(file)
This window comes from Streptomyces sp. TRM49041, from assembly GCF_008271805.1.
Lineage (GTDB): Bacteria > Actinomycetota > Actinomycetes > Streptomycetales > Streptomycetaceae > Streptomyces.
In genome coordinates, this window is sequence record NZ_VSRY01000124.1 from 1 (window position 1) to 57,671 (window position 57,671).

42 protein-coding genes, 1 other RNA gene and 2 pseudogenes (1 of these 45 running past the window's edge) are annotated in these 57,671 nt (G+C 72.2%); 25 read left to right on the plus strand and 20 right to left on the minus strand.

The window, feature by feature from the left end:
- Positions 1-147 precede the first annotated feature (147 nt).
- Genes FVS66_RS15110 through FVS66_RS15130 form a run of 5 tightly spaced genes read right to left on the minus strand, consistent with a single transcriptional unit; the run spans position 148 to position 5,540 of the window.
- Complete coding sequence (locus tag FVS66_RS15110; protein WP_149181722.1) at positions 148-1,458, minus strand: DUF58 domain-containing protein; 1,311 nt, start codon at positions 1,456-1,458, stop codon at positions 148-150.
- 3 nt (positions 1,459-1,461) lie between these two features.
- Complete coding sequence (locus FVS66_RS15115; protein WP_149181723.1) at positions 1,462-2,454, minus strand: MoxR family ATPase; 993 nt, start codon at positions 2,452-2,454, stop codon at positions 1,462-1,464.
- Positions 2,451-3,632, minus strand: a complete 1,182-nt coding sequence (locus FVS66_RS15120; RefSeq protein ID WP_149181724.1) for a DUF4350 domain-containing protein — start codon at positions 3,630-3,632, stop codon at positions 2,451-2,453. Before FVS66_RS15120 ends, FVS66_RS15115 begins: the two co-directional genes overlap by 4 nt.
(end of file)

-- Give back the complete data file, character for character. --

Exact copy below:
This window comes from Streptomyces sp. TRM49041, from assembly GCF_008271805.1.
Lineage (GTDB): Bacteria > Actinomycetota > Actinomycetes > Streptomycetales > Streptomycetaceae > Streptomyces.
In genome coordinates, this window is sequence record NZ_VSRY01000124.1 from 1 (window position 1) to 57,671 (window position 57,671).

42 protein-coding genes, 1 other RNA gene and 2 pseudogenes (1 of these 45 running past the window's edge) are annotated in these 57,671 nt (G+C 72.2%); 25 read left to right on the plus strand and 20 right to left on the minus strand.

The window, feature by feature from the left end:
- Positions 1-147 precede the first annotated feature (147 nt).
- Genes FVS66_RS15110 through FVS66_RS15130 form a run of 5 tightly spaced genes read right to left on the minus strand, consistent with a single transcriptional unit; the run spans position 148 to position 5,540 of the window.
- Complete coding sequence (locus tag FVS66_RS15110; protein WP_149181722.1) at positions 148-1,458, minus strand: DUF58 domain-containing protein; 1,311 nt, start codon at positions 1,456-1,458, stop codon at positions 148-150.
- 3 nt (positions 1,459-1,461) lie between these two features.
- Complete coding sequence (locus FVS66_RS15115; protein WP_149181723.1) at positions 1,462-2,454, minus strand: MoxR family ATPase; 993 nt, start codon at positions 2,452-2,454, stop codon at positions 1,462-1,464.
- Positions 2,451-3,632, minus strand: a complete 1,182-nt coding sequence (locus FVS66_RS15120; RefSeq protein ID WP_149181724.1) for a DUF4350 domain-containing protein — start codon at positions 3,630-3,632, stop codon at positions 2,451-2,453. Before FVS66_RS15120 ends, FVS66_RS15115 begins: the two co-directional genes overlap by 4 nt.